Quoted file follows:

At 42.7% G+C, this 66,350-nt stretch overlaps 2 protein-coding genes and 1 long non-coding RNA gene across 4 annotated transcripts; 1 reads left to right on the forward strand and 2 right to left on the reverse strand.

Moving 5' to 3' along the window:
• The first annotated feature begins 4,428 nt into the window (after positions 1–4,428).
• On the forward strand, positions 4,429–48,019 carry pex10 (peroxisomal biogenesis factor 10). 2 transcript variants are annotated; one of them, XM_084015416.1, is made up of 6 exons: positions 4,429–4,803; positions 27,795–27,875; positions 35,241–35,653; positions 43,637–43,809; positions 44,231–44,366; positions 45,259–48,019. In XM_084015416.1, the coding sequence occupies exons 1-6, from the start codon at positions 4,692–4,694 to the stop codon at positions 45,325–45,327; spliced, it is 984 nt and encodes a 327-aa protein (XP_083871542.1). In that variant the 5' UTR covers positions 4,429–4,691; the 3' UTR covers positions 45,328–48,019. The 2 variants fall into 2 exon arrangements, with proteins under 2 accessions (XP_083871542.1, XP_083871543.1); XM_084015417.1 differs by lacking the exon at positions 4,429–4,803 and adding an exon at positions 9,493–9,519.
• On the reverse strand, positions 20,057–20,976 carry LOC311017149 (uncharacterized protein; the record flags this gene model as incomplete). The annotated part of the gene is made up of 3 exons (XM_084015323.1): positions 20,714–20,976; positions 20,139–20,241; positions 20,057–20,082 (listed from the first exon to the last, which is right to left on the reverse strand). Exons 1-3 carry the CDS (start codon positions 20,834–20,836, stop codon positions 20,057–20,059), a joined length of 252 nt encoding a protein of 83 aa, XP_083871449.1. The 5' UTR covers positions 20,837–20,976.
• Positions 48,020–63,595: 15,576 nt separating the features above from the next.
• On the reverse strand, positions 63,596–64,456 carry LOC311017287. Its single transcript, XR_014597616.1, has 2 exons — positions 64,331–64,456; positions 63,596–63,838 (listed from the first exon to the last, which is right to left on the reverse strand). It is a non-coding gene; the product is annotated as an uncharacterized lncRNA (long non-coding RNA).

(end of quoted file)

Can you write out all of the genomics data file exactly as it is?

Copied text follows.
At 42.7% G+C, this 66,350-nt stretch overlaps 2 protein-coding genes and 1 long non-coding RNA gene across 4 annotated transcripts; 1 reads left to right on the forward strand and 2 right to left on the reverse strand.

Moving 5' to 3' along the window:
• The first annotated feature begins 4,428 nt into the window (after positions 1–4,428).
• On the forward strand, positions 4,429–48,019 carry pex10 (peroxisomal biogenesis factor 10). 2 transcript variants are annotated; one of them, XM_084015416.1, is made up of 6 exons: positions 4,429–4,803; positions 27,795–27,875; positions 35,241–35,653; positions 43,637–43,809; positions 44,231–44,366; positions 45,259–48,019. In XM_084015416.1, the coding sequence occupies exons 1-6, from the start codon at positions 4,692–4,694 to the stop codon at positions 45,325–45,327; spliced, it is 984 nt and encodes a 327-aa protein (XP_083871542.1). In that variant the 5' UTR covers positions 4,429–4,691; the 3' UTR covers positions 45,328–48,019. The 2 variants fall into 2 exon arrangements, with proteins under 2 accessions (XP_083871542.1, XP_083871543.1); XM_084015417.1 differs by lacking the exon at positions 4,429–4,803 and adding an exon at positions 9,493–9,519.
• On the reverse strand, positions 20,057–20,976 carry LOC311017149 (uncharacterized protein; the record flags this gene model as incomplete). The annotated part of the gene is made up of 3 exons (XM_084015323.1): positions 20,714–20,976; positions 20,139–20,241; positions 20,057–20,082 (listed from the first exon to the last, which is right to left on the reverse strand). Exons 1-3 carry the CDS (start codon positions 20,834–20,836, stop codon positions 20,057–20,059), a joined length of 252 nt encoding a protein of 83 aa, XP_083871449.1. The 5' UTR covers positions 20,837–20,976.
• Positions 48,020–63,595: 15,576 nt separating the features above from the next.
• On the reverse strand, positions 63,596–64,456 carry LOC311017287. Its single transcript, XR_014597616.1, has 2 exons — positions 64,331–64,456; positions 63,596–63,838 (listed from the first exon to the last, which is right to left on the reverse strand). It is a non-coding gene; the product is annotated as an uncharacterized lncRNA (long non-coding RNA).